Determining radioactive waste with accelerator mass spectrometry
The mineral graphite is one of the natural manifestations of pure carbon. It occurs very frequently in nature and can be easily produced and used for a variety of purposes – the best-known example is probably the graphite lead in pencils. In nuclear technology, graphite is also sometimes used in reactors; for example, it is used as a moderator in some reactor types. In Germany, graphite was mainly used in the now decommissioned prototype reactors AVR (Arbeitsgemeinschaft Versuchsreaktor Jülich) and THTR-300 (Thorium High Temperature Reactor), for example in the fuel spheres and the reflector. The reflector is a layer of material that surrounds the reactor core and backscatters those neutrons that escape from the core. In contrast to the graphite of the fuel spheres, which together with the fuel is classified as heat-generating radioactive waste, the reactor graphite of the reflector structure falls under the category of radioactive waste with negligible heat generation.
Although graphite reflectors consist mainly of carbon, impurities in the form of trace elements are always found in the material. Small air pockets are also found in pores of the material. The material of the reflector is not actually radioactive, but it can be activated by the neutron radiation prevailing in the reactor during operation. For example, elements that are only contained as traces are very strongly activated, so that they gain radiological significance. Accordingly, not all parts of a reflector or its materials can simply be reused after the reactor has been shut down.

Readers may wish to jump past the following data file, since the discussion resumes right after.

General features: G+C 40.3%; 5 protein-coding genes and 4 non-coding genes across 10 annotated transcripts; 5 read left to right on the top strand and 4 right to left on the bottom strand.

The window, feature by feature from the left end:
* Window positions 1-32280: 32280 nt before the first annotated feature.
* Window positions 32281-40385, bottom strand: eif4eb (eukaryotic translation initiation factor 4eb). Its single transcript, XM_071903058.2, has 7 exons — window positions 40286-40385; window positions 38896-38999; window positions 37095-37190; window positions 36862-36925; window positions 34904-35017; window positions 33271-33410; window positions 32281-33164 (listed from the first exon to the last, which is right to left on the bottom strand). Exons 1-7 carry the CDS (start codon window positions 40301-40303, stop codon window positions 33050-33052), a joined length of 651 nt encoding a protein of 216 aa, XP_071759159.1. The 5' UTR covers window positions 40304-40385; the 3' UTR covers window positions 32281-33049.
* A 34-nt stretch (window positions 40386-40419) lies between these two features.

In general, it is difficult to define an adequate disposal strategy for reactor graphite. On the one hand, this is due to the fact that a radiological analysis is difficult. For example, the reflectors, which account for more than half of the approximately 1,000 tonnes of activated reactor graphite in Germany, contain several relevant activation products for handling and disposal (carbon-14, chlorine-36 and tritium, i.e. superheavy hydrogen). On the other hand, graphite has chemical-physical properties that can cause the release of gaseous substances under repository conditions. A very careful examination is therefore indispensable.
Reactor graphite to be disposed of in the Konrad mine
In Germany, the activated reactor graphite is currently in long-term storage or in the reactors that are in various stages of decommissioning. It is planned to ship it to the Konrad repository as radioactive waste with negligible heat generation. However, according to German radiation protection law, it is also possible to clear substances if their activity is so low that it demonstrably will not lead to any relevant radiation exposure of humans and the environment and can therefore be neglected. Depending on the type of clearance, these substances can then be recycled or disposed of conventionally, for example. For this purpose, it must be reliably determined which radionuclides are contained in which quantities. The same also applies to substances that do not meet the clearance criteria and must therefore be disposed of as radioactive waste. For example, if reactor graphite is to be disposed of in the Konrad repository, it must meet this facility’s radiological acceptance criteria.
Procedures such as liquid scintillation counting (LSC) are used for corresponding examinations. The focus of the measurements is on the radioactive carbon isotope C-14, which makes up the largest part of the radioactive inventory. The measuring methods used so far with LSC require a great deal of preparation and measuring time and are associated with secondary waste – i.e. waste that results from the measurement.
Determining the radionuclide content of reactor graphite even more precisely and efficiently